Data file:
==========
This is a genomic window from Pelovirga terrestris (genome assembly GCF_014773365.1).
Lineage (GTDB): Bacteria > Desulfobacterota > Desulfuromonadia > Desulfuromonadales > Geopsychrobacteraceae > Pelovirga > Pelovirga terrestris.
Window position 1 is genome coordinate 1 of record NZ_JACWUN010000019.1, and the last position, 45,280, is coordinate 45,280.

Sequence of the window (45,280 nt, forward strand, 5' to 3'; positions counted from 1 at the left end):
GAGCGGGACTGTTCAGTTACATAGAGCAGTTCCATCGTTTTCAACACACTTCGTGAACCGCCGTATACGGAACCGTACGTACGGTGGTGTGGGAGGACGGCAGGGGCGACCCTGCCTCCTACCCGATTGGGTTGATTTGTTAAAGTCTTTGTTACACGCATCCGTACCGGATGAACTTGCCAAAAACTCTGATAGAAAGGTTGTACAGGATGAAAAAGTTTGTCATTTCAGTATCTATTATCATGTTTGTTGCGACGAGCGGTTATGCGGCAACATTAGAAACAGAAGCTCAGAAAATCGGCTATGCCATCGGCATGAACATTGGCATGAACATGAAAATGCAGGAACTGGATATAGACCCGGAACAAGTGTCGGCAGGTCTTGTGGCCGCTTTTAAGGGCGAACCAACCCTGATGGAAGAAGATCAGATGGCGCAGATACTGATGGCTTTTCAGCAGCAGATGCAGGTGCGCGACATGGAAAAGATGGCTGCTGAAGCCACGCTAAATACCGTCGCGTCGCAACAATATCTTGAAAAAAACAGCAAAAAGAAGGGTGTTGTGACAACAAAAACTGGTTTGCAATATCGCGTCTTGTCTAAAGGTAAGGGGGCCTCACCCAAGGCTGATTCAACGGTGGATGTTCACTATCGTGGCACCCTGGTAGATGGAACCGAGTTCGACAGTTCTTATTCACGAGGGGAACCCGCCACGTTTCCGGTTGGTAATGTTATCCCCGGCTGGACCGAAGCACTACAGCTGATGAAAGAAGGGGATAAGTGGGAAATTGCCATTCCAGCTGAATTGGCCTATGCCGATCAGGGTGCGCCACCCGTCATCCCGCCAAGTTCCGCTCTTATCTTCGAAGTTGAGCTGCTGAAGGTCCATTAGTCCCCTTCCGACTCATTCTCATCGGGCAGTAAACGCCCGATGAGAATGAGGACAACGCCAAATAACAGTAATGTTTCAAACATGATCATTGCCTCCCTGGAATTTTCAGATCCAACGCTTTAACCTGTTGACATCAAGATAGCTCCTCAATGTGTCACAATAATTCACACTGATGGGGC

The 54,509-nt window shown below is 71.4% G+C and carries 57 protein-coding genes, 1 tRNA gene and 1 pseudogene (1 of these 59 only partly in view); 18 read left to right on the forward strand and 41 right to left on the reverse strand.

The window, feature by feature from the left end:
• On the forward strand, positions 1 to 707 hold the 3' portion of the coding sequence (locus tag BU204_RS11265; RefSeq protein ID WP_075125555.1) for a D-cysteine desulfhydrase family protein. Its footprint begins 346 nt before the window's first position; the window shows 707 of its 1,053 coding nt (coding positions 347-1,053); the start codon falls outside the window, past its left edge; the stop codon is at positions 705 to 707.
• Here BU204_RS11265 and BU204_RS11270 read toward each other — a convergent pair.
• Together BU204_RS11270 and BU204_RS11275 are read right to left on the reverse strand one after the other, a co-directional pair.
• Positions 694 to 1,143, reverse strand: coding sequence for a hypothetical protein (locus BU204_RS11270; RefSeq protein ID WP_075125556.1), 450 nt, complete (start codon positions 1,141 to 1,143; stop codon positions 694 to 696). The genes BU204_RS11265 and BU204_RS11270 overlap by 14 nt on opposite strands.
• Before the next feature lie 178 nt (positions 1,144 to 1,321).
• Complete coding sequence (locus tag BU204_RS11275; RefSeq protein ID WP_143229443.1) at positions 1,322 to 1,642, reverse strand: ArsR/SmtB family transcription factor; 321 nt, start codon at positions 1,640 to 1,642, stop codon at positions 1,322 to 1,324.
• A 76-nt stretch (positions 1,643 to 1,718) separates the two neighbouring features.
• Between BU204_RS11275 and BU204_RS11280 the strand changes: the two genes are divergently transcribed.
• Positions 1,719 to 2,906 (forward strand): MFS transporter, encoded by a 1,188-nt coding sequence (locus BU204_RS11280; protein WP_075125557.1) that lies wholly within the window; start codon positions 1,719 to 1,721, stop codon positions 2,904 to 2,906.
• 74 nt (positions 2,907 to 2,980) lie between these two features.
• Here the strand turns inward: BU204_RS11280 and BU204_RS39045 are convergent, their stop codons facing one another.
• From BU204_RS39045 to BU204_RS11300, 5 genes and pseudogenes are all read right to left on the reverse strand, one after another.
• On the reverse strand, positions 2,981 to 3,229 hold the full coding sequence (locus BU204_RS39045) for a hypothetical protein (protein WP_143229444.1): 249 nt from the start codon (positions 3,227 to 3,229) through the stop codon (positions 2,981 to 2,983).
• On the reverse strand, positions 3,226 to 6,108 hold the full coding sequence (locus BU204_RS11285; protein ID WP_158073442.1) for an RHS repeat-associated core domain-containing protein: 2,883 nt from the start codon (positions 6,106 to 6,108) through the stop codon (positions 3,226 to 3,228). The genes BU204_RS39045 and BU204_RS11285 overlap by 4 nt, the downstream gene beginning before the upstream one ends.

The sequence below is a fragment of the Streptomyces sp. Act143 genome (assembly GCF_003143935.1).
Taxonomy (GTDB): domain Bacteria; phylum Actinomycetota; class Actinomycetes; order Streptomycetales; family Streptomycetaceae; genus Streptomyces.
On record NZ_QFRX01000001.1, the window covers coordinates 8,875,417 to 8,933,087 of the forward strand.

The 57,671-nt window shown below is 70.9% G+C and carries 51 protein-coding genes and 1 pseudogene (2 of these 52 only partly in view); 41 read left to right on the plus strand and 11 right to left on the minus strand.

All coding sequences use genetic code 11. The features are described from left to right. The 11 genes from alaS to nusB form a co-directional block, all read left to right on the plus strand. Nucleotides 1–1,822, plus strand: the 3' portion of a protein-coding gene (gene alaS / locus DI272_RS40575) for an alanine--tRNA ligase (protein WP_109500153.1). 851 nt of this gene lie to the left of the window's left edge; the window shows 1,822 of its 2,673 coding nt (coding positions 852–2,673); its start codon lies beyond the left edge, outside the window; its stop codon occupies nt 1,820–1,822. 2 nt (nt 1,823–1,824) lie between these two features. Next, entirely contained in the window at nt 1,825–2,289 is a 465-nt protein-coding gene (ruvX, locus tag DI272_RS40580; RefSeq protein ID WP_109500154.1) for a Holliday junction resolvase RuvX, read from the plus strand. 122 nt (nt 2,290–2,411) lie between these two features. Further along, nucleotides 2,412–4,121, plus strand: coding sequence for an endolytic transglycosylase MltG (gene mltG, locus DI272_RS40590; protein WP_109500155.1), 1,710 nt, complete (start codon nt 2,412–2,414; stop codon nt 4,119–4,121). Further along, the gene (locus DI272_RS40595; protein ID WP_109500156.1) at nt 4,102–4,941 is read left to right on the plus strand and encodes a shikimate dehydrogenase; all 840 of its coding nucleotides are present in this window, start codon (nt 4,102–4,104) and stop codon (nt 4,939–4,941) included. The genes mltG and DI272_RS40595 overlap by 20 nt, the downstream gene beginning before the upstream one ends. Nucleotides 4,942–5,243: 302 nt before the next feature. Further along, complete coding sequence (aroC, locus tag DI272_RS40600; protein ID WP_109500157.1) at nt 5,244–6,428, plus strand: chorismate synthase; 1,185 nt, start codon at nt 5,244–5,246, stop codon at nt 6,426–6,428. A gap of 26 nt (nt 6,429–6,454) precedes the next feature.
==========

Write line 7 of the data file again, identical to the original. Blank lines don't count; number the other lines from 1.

The window, feature by feature from the left end: